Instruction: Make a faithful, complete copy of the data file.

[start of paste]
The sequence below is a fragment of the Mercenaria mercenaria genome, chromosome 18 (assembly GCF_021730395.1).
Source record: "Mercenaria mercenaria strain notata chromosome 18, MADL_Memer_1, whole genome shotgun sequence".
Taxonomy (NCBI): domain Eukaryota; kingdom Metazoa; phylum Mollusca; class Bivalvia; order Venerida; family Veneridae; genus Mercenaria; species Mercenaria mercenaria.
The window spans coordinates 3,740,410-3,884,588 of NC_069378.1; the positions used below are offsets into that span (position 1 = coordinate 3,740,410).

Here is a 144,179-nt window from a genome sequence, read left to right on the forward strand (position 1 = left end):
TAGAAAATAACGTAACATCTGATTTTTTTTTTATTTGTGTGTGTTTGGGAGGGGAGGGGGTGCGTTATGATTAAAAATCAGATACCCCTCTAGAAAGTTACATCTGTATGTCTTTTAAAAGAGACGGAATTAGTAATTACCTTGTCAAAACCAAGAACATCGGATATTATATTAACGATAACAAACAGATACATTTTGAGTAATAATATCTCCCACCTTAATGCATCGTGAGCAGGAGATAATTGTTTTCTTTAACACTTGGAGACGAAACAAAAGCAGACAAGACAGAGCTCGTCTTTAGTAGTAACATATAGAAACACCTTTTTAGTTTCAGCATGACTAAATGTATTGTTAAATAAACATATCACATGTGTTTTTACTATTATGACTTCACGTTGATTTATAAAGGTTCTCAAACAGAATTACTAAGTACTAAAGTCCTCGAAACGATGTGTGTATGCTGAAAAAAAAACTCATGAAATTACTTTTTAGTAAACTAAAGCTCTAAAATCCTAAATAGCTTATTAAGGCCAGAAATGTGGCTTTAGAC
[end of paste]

The sequence below is a fragment of the Mercenaria mercenaria genome, chromosome 18 (assembly GCF_021730395.1).
Source record: "Mercenaria mercenaria strain notata chromosome 18, MADL_Memer_1, whole genome shotgun sequence".
Taxonomy (NCBI): domain Eukaryota; kingdom Metazoa; phylum Mollusca; class Bivalvia; order Venerida; family Veneridae; genus Mercenaria; species Mercenaria mercenaria.
The window spans coordinates 3,740,410-3,884,588 of NC_069378.1; the positions used below are offsets into that span (position 1 = coordinate 3,740,410).

Here is a 144,179-nt window from a genome sequence, read left to right on the forward strand (position 1 = left end):
TAGAAAATAACGTAACATCTGATTTTTTTTTTATTTGTGTGTGTTTGGGAGGGGAGGGGGTGCGTTATGATTAAAAATCAGATACCCCTCTAGAAAGTTACATCTGTATGTCTTTTAAAAGAGACGGAATTAGTAATTACCTTGTCAAAACCAAGAACATCGGATATTATATTAACGATAACAAACAGATACATTTTGAGTAATAATATCTCCCACCTTAATGCATCGTGAGCAGGAGATAATTGTTTTCTTTAACACTTGGAGACGAAACAAAAGCAGACAAGACAGAGCTCGTCTTTAGTAGTAACATATAGAAACACCTTTTTAGTTTCAGCATGACTAAATGTATTGTTAAATAAACATATCACATGTGTTTTTACTATTATGACTTCACGTTGATTTATAAAGGTTCTCAAACAGAATTACTAAGTACTAAAGTCCTCGAAACGATGTGTGTATGCTGAAAAAAAAACTCATGAAATTACTTTTTAGTAAACTAAAGCTCTAAAATCCTAAATAGCTTATTAAGGCCAGAAATGTGGCTTTAGAC